Cardiovascular Disease

Cardiovascular Disease Is the Number-One Cause
of Disability and Death in the United States

Cardiovascular disease is arguably the number-one health problem in the United States. Despite remarkable progress in diagnosis and prevention, cardiovascular diseases such as heart attack, stroke, and peripheral vascular disease cause disability and death at a staggering rate.

Each year, these diseases account for 950,000 deaths in the nation—twice the number of deaths from cancer, ten times from accidents, and 25 times from AIDS. In fact, cardiovascular disease is responsible for more than half of all deaths of women in the U.S.

Stroke strikes 600,000 individuals every year. Only 10 percent of these patients fully recover, with 31 percent dying and 60 percent left with disability. Yearly costs for stroke reach a staggering $8 billion in the United States alone.

By 2015, the number of individuals over age 55 will increase from 21 to 28 percent of the American population. As our citizens age, more men and women will be at risk for cardiovascular disease. Without new treatments or preventative measures, the burden of cardiovascular disease will profoundly increase. Clearly, progress is urgently needed to discover new treatments and cures for this devastating condition.

Cardiovascular Research Today

The best opportunities for scientific progress lie in understanding the detailed mechanisms of cardiovascular disease at the molecular level and applying this understanding to develop and implement new strategies for its prevention and treatment.

As the primary cause of heart attack and stroke, atherosclerosis and the blood clots that it causes are arguable the most important problem in cardiovascular biology and disease. Atherosclerosis refers to the formation of plaques (or raised lesions) in the lining of arteries. Comprised of inflammatory cells, lipids, and connective tissue, plaques often form in the arteries that supply the heart, brain, and other vital organs. Mechanical forces and products made by the inflammatory cells themselves can cause disruption of plaque structure, exposing the plaque's contents to blood. Blood clots that form on the disrupted surface can grow in place to block blood flow or break off and move downstream to plug smaller vessels. Tissue deprived of blood supply and, hence, of oxygen becomes dysfunctional and dies if blood flow is not immediately restored.

To help ameliorate this problem, UCSF researchers are working to identify the genes that predict an individual's long-term risk for atherothrombosis and associated conditions such as hyperlipidemia, hypertension, and type-2 diabetes; to understand how these genes and conditions contribute to disease risk, to develop mechanism-based preventive measures tailored to the specific risk; and to determine whether such individualized preventive treatments are effective.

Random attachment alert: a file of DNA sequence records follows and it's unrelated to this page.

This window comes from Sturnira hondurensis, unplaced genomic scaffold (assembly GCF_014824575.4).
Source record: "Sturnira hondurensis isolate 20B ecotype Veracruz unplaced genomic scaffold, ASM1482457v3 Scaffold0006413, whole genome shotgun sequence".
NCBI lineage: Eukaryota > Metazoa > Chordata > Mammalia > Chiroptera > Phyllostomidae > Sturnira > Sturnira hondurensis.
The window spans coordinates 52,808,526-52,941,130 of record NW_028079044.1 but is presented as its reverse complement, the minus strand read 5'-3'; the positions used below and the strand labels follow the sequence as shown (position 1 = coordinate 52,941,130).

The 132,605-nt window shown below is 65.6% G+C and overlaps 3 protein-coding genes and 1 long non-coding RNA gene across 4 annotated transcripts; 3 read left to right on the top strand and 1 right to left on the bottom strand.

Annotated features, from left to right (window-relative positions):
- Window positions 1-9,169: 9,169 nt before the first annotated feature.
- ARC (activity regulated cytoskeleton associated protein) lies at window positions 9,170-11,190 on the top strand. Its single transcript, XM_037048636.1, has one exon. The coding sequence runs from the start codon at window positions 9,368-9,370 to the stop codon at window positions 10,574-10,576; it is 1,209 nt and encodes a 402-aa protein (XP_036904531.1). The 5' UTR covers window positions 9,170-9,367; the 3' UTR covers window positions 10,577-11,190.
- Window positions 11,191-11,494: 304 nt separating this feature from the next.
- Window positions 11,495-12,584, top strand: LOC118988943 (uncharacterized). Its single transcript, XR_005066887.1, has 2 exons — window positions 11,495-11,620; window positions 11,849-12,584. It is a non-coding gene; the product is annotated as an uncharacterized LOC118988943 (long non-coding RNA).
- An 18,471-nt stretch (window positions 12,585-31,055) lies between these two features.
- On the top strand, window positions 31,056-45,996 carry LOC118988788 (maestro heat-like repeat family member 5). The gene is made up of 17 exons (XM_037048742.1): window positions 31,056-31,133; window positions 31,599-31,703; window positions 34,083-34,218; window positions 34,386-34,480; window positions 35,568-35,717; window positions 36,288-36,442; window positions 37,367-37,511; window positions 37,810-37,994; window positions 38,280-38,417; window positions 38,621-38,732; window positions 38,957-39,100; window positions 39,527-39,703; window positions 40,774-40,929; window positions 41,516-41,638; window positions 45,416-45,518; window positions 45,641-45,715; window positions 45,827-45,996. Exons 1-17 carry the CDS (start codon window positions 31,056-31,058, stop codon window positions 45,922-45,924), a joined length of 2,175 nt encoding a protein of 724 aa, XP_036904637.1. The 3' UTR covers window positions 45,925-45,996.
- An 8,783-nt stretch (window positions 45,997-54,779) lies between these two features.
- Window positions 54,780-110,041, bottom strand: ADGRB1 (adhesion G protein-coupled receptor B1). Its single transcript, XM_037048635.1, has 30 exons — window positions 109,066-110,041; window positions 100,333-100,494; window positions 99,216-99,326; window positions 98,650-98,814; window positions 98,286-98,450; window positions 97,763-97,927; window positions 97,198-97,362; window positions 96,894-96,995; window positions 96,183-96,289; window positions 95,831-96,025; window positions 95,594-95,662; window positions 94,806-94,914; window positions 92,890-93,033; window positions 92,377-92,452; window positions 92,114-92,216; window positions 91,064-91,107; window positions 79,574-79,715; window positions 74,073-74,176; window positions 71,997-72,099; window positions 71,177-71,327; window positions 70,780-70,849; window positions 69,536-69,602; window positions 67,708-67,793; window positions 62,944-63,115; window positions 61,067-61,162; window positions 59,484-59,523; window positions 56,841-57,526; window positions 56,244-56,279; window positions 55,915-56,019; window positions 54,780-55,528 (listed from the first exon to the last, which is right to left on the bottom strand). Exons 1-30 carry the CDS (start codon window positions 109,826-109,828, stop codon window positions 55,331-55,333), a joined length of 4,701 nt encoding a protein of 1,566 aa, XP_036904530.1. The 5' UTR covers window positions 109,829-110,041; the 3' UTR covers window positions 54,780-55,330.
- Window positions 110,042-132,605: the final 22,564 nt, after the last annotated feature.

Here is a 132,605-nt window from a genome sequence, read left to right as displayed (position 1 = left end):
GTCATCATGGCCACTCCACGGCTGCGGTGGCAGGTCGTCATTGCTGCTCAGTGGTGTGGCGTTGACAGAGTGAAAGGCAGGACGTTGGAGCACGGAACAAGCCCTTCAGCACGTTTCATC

A second strategy is to identify the molecules that connect high blood cholesterol to the development of plaques, to determine how to block the formation or action of these molecules, and to ascertain whether this blockade can prevent or arrest the formation of atherosclerotic plaques or even cause them to regress. Candidate culprit molecules include oxidized components of lipoproteins (the protein-coated fat particles that carry cholesterol and other fats in the blood). These chemicals resemble molecules found on bacteria and hence trigger an inflammatory response in the vessel wall. This line of inquiry raises the possibility of developing a vaccine to prevent atherosclerosis or its progression.

A third strategy is to understand how blood clots in molecular detail and to develop methods (based on blood tests and/or imaging) to identify patients at near-term risk for heart attacks and strokes so that aggressive preventive measures can be taken. Such measures will someday include novel drugs to prevent plaque rupture and safer, more effective drugs to prevent the formation of damaging blood clots when plaques do rupture. UCSF researchers have made important progress in these areas, progress that has already led to a new class of antithrombotic drugs and promises a second. Our current plans call for a major emphasis on atherothrombosis research in the new cardiovascular research building at Mission Bay.

Congestive heart failure, caused by ineffective pumping of the heart, is a major cause of morbidity and mortality. The effects of damage caused by heart attack or by genetic abnormalities that affect the heart muscle are compounded by maladaptive signaling responses that occur when the damaged heart is constantly told by the nervous system to "pump more." Paradoxically, these maladaptive responses eventually decrease the heart muscle’s ability to contract. Ultimately, the heart remodels––changing its architecture and shape in a way that irreversibly compromises pump function. The frontier here is to understand these maladaptive signaling mechanisms in detail and to reverse them before irreversible remodeling of the heart muscle takes place.

The interface of developmental biology and cardiovascular disease research represents yet another exciting opportunity. UCSF has one of the largest communities of scientists studying cardiovascular development anywhere. The cellular processes that drive the formation of the heart and blood vessels are beginning to be understood, and many of the genes that govern these processes have been identified. It is clear that mutations in such genes are responsible for heart abnormalities in the newborn and for relatively rare forms of adult heart disease, and subtle changes in these genes may determine the risk for more common forms of adult disease. Such information is already impacting diagnosis and prevention. In addition, our improving understanding of developmental and stem cell biology may someday permit repair of damaged tissues.

CVRIHead